From my earliest student days, I have cherished the aphorism that ‘a weed is any plant growing where it’s not wanted’-a dahlia can be a weed in a cabbage patch. And yet, to most folk, a weed is a wildflower with muscle: a plant that, given half a chance, will inflict grievous bodily harm on more delicate species that endeavour to survive in close proximity to it.
Few would argue that docks and nettles, ground elder and mare’s tail, bindweed and dandelions are really weeds, but the seeds of even these brutes can probably be found in catalogues if you look hard enough, and at least one enterprising online garden centre offered some of them this year as pricey plants. Dandelion seeds-sold for raising salad leaves-can be obtained at £1.25 for 2,000. At that rate, I suppose it’s hardly worth collecting your own. I find it difficult to work up enthusiasm for the dandelion, which studs my lawn with golden suns in April every year, but with young grandchildren now, I tell myself that I shall need a few dandelion clocks to allow them to check the time, and so, in odd corners of the garden, I leave a few to allow for the childhood recitation: (puff) ‘one o’clock’, (puff) ‘two o’clock’…
When my own children were small, I remember my younger daughter rushing into the house in tears after I’d mown the lawn and chopped off the heads of her beloved daisies. It was some minutes before I could reassure her that they would be back within a few days to allow her to continue making daisy chains.
And yet there are ‘weeds’-well, wildflowers really, let’s be kind- that I admire and would be sorry to see the back of. Himalayan balsam may have an overly efficient seed-distribution system-catapulting them for several yards when ripe-but the succulent stems, the sweet scent of the flowers and their ability to attract bees means that I can’t resist them. Ragwort, however, is assiduously hand-pulled from our wildflower meadow. I know that it’s the food plant of the cinnabar moth and of more than 70 different species of insect, but the fact that it’s poisonous to stock, that it spreads like wildfire if allowed to seed, and that it seems to have erupted all over the countryside this year, allows me to leave the responsibility for its survival to others. But cow parsley-now, that’s a different story. I love its springtime froth in the hedgerows, making the first carefree burst of bloom after those early pioneers, the primroses and the cowslips-plants that nobody could ever call weeds.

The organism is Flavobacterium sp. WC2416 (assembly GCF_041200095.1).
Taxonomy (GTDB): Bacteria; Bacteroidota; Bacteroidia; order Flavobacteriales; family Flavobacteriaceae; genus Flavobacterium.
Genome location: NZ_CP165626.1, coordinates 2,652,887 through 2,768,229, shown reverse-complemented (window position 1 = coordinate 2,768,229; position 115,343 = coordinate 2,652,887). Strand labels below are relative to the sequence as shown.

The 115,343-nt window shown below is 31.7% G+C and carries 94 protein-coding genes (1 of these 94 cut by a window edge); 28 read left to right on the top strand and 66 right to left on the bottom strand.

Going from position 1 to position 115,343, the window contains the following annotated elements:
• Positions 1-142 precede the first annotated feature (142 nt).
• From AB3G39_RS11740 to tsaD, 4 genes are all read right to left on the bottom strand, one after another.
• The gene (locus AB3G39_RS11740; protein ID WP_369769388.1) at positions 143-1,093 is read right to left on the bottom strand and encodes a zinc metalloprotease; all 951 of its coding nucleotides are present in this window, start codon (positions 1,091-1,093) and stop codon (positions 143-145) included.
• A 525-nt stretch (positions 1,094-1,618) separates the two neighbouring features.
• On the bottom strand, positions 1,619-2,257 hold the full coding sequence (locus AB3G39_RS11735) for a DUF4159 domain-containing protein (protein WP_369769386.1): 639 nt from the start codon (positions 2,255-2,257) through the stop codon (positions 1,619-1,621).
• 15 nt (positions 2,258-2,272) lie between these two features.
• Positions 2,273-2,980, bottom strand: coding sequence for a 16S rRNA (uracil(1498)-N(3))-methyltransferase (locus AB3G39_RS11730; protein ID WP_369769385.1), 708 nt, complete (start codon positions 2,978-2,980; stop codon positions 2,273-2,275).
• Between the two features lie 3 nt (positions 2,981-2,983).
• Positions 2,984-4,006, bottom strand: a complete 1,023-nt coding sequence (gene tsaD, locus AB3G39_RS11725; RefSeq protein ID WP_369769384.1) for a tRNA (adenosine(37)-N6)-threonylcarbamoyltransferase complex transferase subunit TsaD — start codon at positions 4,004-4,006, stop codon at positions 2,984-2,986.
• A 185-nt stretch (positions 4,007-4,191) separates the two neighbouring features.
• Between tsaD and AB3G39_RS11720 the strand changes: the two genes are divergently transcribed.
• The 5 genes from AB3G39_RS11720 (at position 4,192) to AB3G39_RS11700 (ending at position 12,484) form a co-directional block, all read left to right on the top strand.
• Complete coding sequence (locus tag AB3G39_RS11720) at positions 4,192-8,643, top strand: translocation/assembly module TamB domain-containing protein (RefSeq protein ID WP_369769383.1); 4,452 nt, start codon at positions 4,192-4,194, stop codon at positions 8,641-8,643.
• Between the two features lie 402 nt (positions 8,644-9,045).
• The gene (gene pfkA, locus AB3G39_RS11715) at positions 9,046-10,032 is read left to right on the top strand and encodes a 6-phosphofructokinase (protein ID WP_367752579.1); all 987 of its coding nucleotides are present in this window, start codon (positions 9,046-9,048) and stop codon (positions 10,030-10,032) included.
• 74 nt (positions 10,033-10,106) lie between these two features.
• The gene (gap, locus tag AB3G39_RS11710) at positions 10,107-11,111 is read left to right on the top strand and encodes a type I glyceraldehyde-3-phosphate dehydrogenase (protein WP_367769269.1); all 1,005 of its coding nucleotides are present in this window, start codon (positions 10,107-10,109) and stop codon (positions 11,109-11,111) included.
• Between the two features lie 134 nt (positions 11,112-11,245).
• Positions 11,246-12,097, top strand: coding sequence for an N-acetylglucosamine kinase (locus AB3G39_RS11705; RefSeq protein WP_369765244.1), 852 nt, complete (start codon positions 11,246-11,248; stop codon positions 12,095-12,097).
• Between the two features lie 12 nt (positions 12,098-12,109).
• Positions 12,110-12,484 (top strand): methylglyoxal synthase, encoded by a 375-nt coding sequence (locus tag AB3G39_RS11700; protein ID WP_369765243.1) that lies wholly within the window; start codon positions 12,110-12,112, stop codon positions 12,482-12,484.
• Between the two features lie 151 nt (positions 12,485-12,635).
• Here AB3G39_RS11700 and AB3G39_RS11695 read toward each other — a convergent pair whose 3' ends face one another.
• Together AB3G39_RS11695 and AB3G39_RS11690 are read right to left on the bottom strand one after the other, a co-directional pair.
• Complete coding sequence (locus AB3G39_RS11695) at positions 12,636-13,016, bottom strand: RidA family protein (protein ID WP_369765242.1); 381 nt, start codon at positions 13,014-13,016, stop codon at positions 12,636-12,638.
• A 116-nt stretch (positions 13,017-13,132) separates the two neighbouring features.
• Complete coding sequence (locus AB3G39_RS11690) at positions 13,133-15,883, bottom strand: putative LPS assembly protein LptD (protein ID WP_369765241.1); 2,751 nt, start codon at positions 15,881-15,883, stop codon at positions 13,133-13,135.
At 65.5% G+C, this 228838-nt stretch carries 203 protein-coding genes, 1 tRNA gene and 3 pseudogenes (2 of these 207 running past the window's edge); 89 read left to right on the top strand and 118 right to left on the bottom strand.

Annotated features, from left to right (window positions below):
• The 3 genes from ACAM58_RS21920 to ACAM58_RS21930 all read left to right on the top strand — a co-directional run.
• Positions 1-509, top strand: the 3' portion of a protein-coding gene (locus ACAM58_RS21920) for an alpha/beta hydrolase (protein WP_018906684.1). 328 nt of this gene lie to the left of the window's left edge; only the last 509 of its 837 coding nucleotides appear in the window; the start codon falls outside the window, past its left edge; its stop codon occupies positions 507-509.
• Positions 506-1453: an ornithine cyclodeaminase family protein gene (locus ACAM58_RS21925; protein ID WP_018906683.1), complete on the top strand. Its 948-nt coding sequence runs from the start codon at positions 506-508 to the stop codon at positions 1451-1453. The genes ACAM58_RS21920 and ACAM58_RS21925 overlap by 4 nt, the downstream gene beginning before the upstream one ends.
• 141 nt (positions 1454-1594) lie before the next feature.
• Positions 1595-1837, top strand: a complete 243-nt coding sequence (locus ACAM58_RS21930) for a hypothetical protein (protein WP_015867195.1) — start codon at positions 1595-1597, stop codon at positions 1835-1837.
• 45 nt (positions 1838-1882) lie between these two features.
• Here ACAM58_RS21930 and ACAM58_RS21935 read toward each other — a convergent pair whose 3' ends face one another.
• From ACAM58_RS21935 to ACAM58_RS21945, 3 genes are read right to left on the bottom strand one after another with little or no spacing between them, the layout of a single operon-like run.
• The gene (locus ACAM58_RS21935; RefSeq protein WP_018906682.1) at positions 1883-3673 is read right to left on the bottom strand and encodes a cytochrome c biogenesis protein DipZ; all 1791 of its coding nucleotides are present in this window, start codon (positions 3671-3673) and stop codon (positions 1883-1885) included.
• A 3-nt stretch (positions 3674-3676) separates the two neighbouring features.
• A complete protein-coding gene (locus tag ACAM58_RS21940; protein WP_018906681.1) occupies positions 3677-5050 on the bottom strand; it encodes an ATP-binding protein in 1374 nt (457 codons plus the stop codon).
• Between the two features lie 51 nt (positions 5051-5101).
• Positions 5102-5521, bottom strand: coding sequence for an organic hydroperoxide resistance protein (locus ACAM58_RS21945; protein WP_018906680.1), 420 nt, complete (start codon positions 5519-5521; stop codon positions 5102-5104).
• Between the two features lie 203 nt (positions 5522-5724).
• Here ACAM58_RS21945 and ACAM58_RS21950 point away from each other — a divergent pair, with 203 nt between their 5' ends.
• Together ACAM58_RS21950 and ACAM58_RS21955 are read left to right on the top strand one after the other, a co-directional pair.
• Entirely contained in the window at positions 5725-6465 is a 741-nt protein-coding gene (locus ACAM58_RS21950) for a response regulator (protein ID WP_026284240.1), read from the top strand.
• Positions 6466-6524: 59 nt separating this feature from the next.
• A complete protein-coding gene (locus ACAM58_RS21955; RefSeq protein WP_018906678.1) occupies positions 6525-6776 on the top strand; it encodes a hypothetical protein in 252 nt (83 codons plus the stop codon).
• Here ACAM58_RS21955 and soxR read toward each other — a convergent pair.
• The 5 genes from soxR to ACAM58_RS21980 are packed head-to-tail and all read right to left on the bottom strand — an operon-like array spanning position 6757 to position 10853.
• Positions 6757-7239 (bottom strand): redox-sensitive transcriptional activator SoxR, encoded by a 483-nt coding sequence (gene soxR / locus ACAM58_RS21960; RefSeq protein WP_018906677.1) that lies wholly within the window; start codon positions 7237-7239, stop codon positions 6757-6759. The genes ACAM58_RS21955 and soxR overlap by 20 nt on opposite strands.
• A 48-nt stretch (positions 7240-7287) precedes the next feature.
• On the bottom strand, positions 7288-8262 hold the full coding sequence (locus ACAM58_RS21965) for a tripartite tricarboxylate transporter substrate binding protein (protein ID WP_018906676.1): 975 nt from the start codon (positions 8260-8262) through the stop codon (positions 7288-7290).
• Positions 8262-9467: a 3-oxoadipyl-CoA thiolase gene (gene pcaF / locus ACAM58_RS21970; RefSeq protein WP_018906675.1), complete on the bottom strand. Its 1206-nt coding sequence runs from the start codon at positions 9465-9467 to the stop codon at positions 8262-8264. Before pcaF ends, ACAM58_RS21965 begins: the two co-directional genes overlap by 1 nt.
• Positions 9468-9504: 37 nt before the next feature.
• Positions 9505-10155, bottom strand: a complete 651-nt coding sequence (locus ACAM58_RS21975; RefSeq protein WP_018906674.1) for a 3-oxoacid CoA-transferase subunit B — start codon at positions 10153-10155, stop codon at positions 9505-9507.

Tall thistles most certainly are, but when the seedheads become food for charms of goldfinches (such a delightful collective noun), I stay my hand and wait until they’ve eaten their fill (by which time, the thistledown has probably travelled far and wide-a rod for my back, but a tolerable one). There are odd prejudices, of course. Gardeners love morning glories, despite their trickiness when it comes to cultivation. And yet we spurn the white-flowered perennial equivalent-convolvulus or bindweed-which has wonderful white trumpets and is dead easy to grow. To this pernicious weed, we give the common name ‘devil’s guts’ on account of its complex and tangled root system.
Whether you call them weeds or wildflowers, now is the best time to sow seeds to make a meadow or simply a native patch of flowers- the repeated freezing and thawing through the winter will trigger them into growth come spring. These are some I wouldn’t be without: greater knapweed (as a nectar source for bees and butterflies); field scabious (another source of nectar); bird’s-foot trefoil (egg-laying site for the common blue and clouded yellow); purple loosestrife (wonderful by a pond in late summer); thistle (for goldfinches); clover (beloved of bees); wild violet (food plant and nectar source for butterflies); stinging nettle (food plant for small tortoiseshell, red admiral and others); marguerite (insect food plant); and cow parsley (swarming with insects and a spring hedgerow stalwart).
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